Bahraini security forces on Friday fired tear gas, rubber bullets and stun grenades to disperse hundreds of demonstrators in a Shiite neighbourhood of the capital Manama, the opposition said.
The protesters were heading towards Manama's Pearl Square, epicentre of an anti-government movement, from the western neighbourhood of Jad Hafs when they were set upon by the security forces, according to Matar Matar, an MP for the Shiite Al-Wefaq opposition.
"Some demonstrators were brutally beaten while others suffered breathing problems due to the tear gas," he said.
Matar said he was not able to elaborate further on the extent of the injuries as "the wounded prefer not to go to hospital, fearing arrest."
The demonstration was the second in three days by Shiites in Manama.
On Wednesday, an attempt to march on Pearl Square by protesters from the outlying Shiite village of Al-Daih was similarly broken up by the security forces.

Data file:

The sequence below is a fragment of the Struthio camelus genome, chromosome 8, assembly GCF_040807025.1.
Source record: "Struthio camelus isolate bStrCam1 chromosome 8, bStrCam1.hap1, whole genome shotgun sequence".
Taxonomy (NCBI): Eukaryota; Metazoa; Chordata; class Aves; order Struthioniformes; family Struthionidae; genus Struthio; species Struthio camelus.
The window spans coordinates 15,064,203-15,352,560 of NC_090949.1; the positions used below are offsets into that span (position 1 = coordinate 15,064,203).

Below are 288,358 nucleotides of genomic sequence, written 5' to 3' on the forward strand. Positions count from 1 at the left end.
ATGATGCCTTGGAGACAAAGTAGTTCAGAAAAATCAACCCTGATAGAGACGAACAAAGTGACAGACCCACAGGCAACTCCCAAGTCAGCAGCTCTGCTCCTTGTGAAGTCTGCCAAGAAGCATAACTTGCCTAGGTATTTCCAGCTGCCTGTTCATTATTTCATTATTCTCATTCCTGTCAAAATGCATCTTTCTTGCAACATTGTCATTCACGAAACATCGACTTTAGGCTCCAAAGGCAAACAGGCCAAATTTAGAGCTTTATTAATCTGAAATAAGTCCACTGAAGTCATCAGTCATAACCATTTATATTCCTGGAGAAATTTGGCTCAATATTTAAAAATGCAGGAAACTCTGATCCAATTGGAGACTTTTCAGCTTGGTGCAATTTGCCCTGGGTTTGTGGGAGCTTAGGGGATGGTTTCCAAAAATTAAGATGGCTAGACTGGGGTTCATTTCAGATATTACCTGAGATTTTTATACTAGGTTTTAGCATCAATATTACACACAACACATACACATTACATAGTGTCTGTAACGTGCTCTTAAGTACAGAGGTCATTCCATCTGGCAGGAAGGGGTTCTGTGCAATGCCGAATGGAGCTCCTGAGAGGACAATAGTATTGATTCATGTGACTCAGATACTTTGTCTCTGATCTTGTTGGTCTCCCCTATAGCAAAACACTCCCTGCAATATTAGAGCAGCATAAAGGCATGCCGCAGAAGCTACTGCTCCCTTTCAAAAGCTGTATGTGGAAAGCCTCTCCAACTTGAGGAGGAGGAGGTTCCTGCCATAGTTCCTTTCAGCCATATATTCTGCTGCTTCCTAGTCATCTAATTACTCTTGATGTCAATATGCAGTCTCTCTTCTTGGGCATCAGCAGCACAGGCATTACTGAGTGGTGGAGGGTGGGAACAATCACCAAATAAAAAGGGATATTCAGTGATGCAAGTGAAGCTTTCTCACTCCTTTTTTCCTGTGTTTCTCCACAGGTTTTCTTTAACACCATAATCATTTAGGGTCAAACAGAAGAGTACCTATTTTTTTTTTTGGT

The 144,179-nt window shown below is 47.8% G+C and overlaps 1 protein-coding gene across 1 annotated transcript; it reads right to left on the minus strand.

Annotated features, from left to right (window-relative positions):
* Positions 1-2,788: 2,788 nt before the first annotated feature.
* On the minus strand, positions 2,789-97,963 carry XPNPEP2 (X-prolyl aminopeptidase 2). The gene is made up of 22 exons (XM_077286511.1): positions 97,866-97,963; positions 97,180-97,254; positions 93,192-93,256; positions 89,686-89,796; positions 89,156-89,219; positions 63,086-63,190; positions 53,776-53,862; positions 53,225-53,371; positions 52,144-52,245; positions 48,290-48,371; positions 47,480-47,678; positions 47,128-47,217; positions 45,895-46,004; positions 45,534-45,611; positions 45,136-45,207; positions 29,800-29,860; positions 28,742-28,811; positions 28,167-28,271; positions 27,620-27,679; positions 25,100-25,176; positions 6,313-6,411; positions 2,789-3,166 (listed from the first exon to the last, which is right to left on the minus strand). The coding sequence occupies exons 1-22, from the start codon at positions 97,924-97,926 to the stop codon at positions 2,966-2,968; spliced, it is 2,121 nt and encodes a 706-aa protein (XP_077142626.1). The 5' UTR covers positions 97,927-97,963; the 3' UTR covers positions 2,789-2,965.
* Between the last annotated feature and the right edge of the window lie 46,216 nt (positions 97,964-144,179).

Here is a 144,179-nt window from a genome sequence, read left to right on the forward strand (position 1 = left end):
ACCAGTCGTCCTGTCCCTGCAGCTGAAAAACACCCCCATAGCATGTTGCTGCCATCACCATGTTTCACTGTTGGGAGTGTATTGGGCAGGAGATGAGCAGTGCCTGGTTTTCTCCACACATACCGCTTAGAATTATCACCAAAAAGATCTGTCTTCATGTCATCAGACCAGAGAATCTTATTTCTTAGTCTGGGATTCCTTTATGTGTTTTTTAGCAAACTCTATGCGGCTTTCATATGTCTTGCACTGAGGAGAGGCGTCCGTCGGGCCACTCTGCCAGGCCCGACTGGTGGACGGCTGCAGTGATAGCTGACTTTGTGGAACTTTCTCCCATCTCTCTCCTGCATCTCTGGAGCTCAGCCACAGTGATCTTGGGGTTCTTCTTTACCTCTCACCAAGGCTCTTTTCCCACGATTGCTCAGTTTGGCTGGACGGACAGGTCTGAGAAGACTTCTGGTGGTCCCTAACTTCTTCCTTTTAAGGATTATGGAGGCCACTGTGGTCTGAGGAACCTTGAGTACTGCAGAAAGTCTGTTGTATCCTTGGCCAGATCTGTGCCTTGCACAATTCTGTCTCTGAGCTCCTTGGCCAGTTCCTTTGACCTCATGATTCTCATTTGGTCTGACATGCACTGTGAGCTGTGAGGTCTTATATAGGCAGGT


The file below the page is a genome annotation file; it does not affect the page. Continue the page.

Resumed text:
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Sunni-ruled Bahrain was rocked by Shiite-led democracy protests between mid-February and mid-March, which were crushed by security forces backed by its Gulf neighbours.
Matar condemned police for continuing to press a violent repression of "peaceful" protests despite criticisms by an independent inquiry of what it found to be human rights abuses perpetrated by Bahrain's security forces.
The inquiry appointed by King Hamad found that police had used "excessive force" against the Shiite-led demonstrators and had tortured activists.
In the wake of the report, the king last month issued several decrees, including one naming a panel to implement the recommendations of the probe.
The panel held its first meeting on Thursday and adopted a "clear mechanism... in order to expedite the process" of reform, a statement said.
Meanwhile Bahrain's Information Authority said in a statement Friday that the country has decided to open up its prisons to the International Committee of the Red Cross as part of reforms pledged by the interior ministry.
And Interior Minister Rashed bin Abdullah Al-Khalifa "issued an order to refer all cases related to deaths, torture and inhumane treatment implicating police to the public prosecution," said the statement.